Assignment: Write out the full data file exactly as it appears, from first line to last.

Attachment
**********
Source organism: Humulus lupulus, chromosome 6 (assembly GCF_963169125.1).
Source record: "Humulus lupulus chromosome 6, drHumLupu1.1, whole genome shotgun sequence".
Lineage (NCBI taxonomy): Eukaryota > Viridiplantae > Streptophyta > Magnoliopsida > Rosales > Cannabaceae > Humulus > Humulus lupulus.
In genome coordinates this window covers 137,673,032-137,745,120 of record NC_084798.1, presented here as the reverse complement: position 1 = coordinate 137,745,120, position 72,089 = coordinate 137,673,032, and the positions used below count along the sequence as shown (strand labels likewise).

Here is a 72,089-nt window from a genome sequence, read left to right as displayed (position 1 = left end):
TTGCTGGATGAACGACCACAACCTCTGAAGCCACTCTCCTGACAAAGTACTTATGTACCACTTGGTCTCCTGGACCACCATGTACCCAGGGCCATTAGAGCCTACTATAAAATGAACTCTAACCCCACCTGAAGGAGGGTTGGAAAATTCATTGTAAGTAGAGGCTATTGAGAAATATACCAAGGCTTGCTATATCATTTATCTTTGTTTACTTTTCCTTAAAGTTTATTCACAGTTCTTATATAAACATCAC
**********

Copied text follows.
Source organism: Humulus lupulus, chromosome 6 (assembly GCF_963169125.1).
Source record: "Humulus lupulus chromosome 6, drHumLupu1.1, whole genome shotgun sequence".
Lineage (NCBI taxonomy): Eukaryota > Viridiplantae > Streptophyta > Magnoliopsida > Rosales > Cannabaceae > Humulus > Humulus lupulus.
In genome coordinates this window covers 137,673,032-137,745,120 of record NC_084798.1, presented here as the reverse complement: position 1 = coordinate 137,745,120, position 72,089 = coordinate 137,673,032, and the positions used below count along the sequence as shown (strand labels likewise).

Here is a 72,089-nt window from a genome sequence, read left to right as displayed (position 1 = left end):
TTGCTGGATGAACGACCACAACCTCTGAAGCCACTCTCCTGACAAAGTACTTATGTACCACTTGGTCTCCTGGACCACCATGTACCCAGGGCCATTAGAGCCTACTATAAAATGAACTCTAACCCCACCTGAAGGAGGGTTGGAAAATTCATTGTAAGTAGAGGCTATTGAGAAATATACCAAGGCTTGCTATATCATTTATCTTTGTTTACTTTTCCTTAAAGTTTATTCACAGTTCTTATATAAACATCAC